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was captured, tried, and condemned to transportation for life, for the
manslaughter of Eugene Markham.
Immediately after the trial the Prince and Princess of
Montoni, with the infant Prince Alberto, and accompanied by Signor and Signora
Bazzano, embarked for Castelcicala in the Torione steam-frigate which was sent
to convey them thither. We need scarcely say that the faithful Whittingham was
in our hero's suite.
Eliza Sydney continues to reside at her beautiful villa
near Upper Clapton; and her charitable disposition, her amiable manners, and her
exemplary mode of life render her the admiration and pride of the entire
The Earl of Warrington and Diana dwell in comparative
seclusion, but in perfect happiness, and have never once regretted the day where
they accompanied each other to the altar.
King Zingary departed this life about six months ago;
and Morcar is now the sovereign of the Gipsy tribe in these realms. He has
already begun strenuously to exert himself in the improvement of the moral
character of his people; and though he finds the materials on which he labours
to make an impression somewhat stubborn, he has declared his intention of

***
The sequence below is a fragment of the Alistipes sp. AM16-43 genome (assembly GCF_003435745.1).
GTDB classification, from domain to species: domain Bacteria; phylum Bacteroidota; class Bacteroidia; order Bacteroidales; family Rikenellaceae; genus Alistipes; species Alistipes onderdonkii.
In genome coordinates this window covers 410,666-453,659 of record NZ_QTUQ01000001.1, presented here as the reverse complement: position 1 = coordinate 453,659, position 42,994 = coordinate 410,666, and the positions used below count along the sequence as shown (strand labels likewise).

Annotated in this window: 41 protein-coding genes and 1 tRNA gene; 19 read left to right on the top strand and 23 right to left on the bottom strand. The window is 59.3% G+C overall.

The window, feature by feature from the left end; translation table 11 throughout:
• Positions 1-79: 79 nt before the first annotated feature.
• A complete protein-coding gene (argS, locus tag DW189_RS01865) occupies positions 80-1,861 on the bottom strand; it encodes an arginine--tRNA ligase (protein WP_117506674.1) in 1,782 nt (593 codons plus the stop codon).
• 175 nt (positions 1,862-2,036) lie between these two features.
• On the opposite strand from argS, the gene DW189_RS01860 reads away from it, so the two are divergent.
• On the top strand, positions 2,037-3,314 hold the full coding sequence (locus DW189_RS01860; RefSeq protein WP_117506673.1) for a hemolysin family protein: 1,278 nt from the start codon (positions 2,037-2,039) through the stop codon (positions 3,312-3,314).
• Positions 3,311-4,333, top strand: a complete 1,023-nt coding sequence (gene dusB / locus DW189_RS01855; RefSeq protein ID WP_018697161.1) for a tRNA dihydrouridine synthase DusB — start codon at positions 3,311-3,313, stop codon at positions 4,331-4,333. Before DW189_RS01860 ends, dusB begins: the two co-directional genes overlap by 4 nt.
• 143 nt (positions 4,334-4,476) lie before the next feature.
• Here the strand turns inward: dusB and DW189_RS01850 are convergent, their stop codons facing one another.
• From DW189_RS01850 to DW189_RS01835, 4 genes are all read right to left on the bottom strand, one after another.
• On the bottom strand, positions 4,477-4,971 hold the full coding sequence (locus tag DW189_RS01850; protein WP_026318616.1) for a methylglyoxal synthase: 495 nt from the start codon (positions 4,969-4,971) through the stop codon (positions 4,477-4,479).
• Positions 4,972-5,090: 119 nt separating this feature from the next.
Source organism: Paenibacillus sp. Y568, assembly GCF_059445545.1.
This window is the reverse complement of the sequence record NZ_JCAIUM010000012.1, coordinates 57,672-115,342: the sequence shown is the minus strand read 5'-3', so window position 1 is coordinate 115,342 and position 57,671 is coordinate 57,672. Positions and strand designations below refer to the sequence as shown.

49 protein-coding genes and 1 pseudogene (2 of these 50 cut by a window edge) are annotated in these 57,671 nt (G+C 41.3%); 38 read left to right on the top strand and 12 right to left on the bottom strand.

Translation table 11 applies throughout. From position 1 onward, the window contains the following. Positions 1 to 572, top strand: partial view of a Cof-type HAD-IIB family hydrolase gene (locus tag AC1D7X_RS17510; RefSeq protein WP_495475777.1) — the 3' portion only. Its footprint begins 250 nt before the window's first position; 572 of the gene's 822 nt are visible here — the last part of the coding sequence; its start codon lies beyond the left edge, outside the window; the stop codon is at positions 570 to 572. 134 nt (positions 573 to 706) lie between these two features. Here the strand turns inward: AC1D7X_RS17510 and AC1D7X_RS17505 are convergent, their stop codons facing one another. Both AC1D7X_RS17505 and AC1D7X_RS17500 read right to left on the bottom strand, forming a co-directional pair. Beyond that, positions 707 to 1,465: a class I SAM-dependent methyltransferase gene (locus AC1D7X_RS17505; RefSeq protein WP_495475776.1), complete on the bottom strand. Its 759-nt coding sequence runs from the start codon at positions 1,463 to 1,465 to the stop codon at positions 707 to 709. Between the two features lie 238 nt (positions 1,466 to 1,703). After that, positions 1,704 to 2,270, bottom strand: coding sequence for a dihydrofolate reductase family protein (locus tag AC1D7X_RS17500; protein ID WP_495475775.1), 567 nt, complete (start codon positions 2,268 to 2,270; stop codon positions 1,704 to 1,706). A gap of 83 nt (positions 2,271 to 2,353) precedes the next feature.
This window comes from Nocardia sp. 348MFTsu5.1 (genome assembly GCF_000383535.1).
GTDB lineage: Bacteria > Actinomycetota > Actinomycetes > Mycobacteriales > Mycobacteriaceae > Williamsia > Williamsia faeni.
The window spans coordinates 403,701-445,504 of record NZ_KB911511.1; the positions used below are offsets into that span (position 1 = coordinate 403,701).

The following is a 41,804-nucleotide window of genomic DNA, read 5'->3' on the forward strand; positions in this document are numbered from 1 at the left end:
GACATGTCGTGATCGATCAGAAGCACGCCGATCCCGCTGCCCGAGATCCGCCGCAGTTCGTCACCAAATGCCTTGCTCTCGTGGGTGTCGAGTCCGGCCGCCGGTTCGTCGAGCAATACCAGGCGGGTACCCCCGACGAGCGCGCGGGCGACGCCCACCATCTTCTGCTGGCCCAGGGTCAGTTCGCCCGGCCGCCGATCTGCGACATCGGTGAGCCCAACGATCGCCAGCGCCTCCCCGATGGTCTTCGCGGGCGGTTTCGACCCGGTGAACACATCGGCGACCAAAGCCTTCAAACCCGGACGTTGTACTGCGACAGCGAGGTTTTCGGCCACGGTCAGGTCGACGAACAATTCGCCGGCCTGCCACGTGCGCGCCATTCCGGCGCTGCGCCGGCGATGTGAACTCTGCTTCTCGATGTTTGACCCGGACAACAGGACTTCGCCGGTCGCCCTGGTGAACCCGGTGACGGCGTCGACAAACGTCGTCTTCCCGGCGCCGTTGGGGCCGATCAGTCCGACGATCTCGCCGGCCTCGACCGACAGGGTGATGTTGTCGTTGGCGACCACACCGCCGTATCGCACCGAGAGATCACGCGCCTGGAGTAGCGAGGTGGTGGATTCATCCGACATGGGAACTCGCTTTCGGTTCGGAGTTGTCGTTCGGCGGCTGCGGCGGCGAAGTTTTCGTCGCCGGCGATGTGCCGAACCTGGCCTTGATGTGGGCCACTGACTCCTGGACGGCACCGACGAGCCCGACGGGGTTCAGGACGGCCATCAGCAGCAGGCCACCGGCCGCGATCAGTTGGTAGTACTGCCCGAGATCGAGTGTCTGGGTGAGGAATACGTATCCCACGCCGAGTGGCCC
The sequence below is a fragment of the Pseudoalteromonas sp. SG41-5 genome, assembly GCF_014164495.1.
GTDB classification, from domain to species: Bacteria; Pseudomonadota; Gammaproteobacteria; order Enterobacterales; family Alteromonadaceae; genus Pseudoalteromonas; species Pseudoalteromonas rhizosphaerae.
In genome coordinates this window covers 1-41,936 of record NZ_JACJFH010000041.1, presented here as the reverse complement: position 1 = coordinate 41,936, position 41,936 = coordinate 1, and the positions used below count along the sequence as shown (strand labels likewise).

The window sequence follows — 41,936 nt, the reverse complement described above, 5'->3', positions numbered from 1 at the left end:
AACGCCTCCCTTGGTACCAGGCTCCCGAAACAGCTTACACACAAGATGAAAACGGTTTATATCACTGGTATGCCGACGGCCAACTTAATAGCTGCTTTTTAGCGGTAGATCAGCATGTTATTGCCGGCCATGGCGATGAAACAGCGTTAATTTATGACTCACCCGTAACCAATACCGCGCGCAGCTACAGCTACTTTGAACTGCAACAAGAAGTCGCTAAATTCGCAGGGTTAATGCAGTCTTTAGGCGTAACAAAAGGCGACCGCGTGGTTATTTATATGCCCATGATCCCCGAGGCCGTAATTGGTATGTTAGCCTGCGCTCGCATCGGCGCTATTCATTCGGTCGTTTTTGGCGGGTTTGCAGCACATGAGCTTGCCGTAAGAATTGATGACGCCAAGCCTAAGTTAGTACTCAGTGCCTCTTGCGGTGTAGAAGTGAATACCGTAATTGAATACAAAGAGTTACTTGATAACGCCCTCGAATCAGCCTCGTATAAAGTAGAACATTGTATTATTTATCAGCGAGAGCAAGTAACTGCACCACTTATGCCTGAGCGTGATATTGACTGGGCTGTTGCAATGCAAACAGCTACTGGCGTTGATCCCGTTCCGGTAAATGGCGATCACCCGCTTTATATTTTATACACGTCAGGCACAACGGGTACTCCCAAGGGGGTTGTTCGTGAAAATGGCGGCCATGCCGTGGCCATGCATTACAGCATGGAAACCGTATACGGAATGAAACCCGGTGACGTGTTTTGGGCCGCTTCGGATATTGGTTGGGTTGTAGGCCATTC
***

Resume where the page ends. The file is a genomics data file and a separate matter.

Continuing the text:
persevering in his good work. His wife Eva constantly wears round her neck the
gold chain which Isabella sent her; and night and morning the son of these good
people is taught to kneel down and pray for the continued prosperity and
happiness of the Prince and Princess of Montoni.
Pocock has remained an honest, industrious, and worthy
man. He has now a good establishment in one of the most business-streets of the
City, employs many hands, and has purchased some nice little freehold property
in the neighbourhood of Holloway — in order, as he says, that he may
have an occasional excuse for taking a walk round the mansion which bears the
name of him whom he extols as his saviour — his benefactor!
And that mansion — to whom does it now
belong? It is the property of Mr. Monroe, and will become Ellen's at his death:
but the old man is still strong and hearty; and every fine afternoon he may be
seen walking through the grounds, leaning upon the arm of his daughter or of
Eliza Sydney, who is a frequent visitor at the Place.
Ellen is beautiful as ever, and might doubtless marry
well, did she choose to seek society: but she has vowed to remain single for the
sake of her child who is now a blooming boy, and whom she rears with the fond
hope that he will prove worthy of the name that he bears — the name
of his uncle, Richard Markham.
Skilligalee and the Rattlesnake, long since united in
matrimonial bonds, are leading a comfortable and steady life in Hoxton, the
business of their little shop producing them not only a sufficiency for the
present, but also the wherewith to create a provision for their old age.
Crankey Jem called upon them on the evening following
the death of the Resurrection Man, and acquainted them with the event. From that
moment nothing positive has ever been heard of James Cuffin; but it is supposed
that he embarked as a common sailor in some ship bound for a long voyage.